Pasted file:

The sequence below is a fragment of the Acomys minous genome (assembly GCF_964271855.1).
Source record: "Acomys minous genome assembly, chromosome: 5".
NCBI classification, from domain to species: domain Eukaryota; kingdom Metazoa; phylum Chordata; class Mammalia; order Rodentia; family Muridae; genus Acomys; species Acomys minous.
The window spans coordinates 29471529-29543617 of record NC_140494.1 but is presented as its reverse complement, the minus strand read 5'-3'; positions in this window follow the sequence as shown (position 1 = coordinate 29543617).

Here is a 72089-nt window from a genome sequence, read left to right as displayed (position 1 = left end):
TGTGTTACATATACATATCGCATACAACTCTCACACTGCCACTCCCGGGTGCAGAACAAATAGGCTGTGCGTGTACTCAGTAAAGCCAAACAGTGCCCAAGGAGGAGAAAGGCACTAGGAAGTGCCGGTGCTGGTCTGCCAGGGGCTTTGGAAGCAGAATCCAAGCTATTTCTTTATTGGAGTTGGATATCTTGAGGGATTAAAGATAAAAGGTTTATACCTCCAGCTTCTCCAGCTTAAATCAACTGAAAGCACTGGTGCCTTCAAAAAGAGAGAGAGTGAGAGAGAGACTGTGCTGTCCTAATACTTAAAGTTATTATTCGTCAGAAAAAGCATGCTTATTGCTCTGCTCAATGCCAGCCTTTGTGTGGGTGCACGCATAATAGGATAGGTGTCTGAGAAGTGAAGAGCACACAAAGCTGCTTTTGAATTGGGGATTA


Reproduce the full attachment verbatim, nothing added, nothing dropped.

The sequence below is a fragment of the Acomys minous genome (assembly GCF_964271855.1).
Source record: "Acomys minous genome assembly, chromosome: 5".
NCBI classification, from domain to species: domain Eukaryota; kingdom Metazoa; phylum Chordata; class Mammalia; order Rodentia; family Muridae; genus Acomys; species Acomys minous.
The window spans coordinates 29471529-29543617 of record NC_140494.1 but is presented as its reverse complement, the minus strand read 5'-3'; positions in this window follow the sequence as shown (position 1 = coordinate 29543617).

Here is a 72089-nt window from a genome sequence, read left to right as displayed (position 1 = left end):
TGTGTTACATATACATATCGCATACAACTCTCACACTGCCACTCCCGGGTGCAGAACAAATAGGCTGTGCGTGTACTCAGTAAAGCCAAACAGTGCCCAAGGAGGAGAAAGGCACTAGGAAGTGCCGGTGCTGGTCTGCCAGGGGCTTTGGAAGCAGAATCCAAGCTATTTCTTTATTGGAGTTGGATATCTTGAGGGATTAAAGATAAAAGGTTTATACCTCCAGCTTCTCCAGCTTAAATCAACTGAAAGCACTGGTGCCTTCAAAAAGAGAGAGAGTGAGAGAGAGACTGTGCTGTCCTAATACTTAAAGTTATTATTCGTCAGAAAAAGCATGCTTATTGCTCTGCTCAATGCCAGCCTTTGTGTGGGTGCACGCATAATAGGATAGGTGTCTGAGAAGTGAAGAGCACACAAAGCTGCTTTTGAATTGGGGATTA